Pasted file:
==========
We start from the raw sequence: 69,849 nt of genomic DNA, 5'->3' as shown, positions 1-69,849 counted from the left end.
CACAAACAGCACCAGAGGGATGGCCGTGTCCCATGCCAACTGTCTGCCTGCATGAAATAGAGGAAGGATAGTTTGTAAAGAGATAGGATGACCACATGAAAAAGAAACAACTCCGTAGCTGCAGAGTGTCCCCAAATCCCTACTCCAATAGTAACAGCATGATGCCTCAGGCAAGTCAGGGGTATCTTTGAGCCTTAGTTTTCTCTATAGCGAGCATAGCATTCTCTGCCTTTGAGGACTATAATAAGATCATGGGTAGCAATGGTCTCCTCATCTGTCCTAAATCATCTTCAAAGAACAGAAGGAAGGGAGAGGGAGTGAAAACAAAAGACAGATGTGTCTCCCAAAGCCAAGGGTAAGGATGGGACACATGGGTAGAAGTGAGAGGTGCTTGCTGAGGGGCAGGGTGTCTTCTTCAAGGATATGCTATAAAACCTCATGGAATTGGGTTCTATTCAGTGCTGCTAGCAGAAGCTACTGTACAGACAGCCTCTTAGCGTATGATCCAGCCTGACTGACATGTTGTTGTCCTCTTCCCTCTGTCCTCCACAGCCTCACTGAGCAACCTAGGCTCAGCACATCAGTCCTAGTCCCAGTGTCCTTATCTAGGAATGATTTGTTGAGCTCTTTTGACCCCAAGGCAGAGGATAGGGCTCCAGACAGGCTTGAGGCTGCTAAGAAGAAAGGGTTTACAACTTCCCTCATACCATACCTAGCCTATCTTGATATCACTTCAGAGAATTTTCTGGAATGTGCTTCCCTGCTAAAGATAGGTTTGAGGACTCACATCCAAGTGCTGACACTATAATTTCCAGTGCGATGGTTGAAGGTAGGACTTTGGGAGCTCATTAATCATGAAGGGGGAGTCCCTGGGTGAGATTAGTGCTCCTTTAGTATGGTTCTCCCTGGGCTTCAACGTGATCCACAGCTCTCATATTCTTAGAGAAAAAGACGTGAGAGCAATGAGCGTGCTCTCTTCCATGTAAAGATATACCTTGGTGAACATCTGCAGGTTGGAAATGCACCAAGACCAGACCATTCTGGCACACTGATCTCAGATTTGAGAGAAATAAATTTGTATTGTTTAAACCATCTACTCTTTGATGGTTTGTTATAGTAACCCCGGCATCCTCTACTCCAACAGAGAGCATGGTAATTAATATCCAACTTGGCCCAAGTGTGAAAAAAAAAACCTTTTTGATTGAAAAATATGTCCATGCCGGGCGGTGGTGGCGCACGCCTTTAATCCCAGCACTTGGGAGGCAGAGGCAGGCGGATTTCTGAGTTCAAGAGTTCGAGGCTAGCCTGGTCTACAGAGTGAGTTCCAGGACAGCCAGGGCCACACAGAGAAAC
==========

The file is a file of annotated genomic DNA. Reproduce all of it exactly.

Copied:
We start from the raw sequence: 69,849 nt of genomic DNA, 5'->3' as shown, positions 1-69,849 counted from the left end.
CACAAACAGCACCAGAGGGATGGCCGTGTCCCATGCCAACTGTCTGCCTGCATGAAATAGAGGAAGGATAGTTTGTAAAGAGATAGGATGACCACATGAAAAAGAAACAACTCCGTAGCTGCAGAGTGTCCCCAAATCCCTACTCCAATAGTAACAGCATGATGCCTCAGGCAAGTCAGGGGTATCTTTGAGCCTTAGTTTTCTCTATAGCGAGCATAGCATTCTCTGCCTTTGAGGACTATAATAAGATCATGGGTAGCAATGGTCTCCTCATCTGTCCTAAATCATCTTCAAAGAACAGAAGGAAGGGAGAGGGAGTGAAAACAAAAGACAGATGTGTCTCCCAAAGCCAAGGGTAAGGATGGGACACATGGGTAGAAGTGAGAGGTGCTTGCTGAGGGGCAGGGTGTCTTCTTCAAGGATATGCTATAAAACCTCATGGAATTGGGTTCTATTCAGTGCTGCTAGCAGAAGCTACTGTACAGACAGCCTCTTAGCGTATGATCCAGCCTGACTGACATGTTGTTGTCCTCTTCCCTCTGTCCTCCACAGCCTCACTGAGCAACCTAGGCTCAGCACATCAGTCCTAGTCCCAGTGTCCTTATCTAGGAATGATTTGTTGAGCTCTTTTGACCCCAAGGCAGAGGATAGGGCTCCAGACAGGCTTGAGGCTGCTAAGAAGAAAGGGTTTACAACTTCCCTCATACCATACCTAGCCTATCTTGATATCACTTCAGAGAATTTTCTGGAATGTGCTTCCCTGCTAAAGATAGGTTTGAGGACTCACATCCAAGTGCTGACACTATAATTTCCAGTGCGATGGTTGAAGGTAGGACTTTGGGAGCTCATTAATCATGAAGGGGGAGTCCCTGGGTGAGATTAGTGCTCCTTTAGTATGGTTCTCCCTGGGCTTCAACGTGATCCACAGCTCTCATATTCTTAGAGAAAAAGACGTGAGAGCAATGAGCGTGCTCTCTTCCATGTAAAGATATACCTTGGTGAACATCTGCAGGTTGGAAATGCACCAAGACCAGACCATTCTGGCACACTGATCTCAGATTTGAGAGAAATAAATTTGTATTGTTTAAACCATCTACTCTTTGATGGTTTGTTATAGTAACCCCGGCATCCTCTACTCCAACAGAGAGCATGGTAATTAATATCCAACTTGGCCCAAGTGTGAAAAAAAAAACCTTTTTGATTGAAAAATATGTCCATGCCGGGCGGTGGTGGCGCACGCCTTTAATCCCAGCACTTGGGAGGCAGAGGCAGGCGGATTTCTGAGTTCAAGAGTTCGAGGCTAGCCTGGTCTACAGAGTGAGTTCCAGGACAGCCAGGGCCACACAGAGAAAC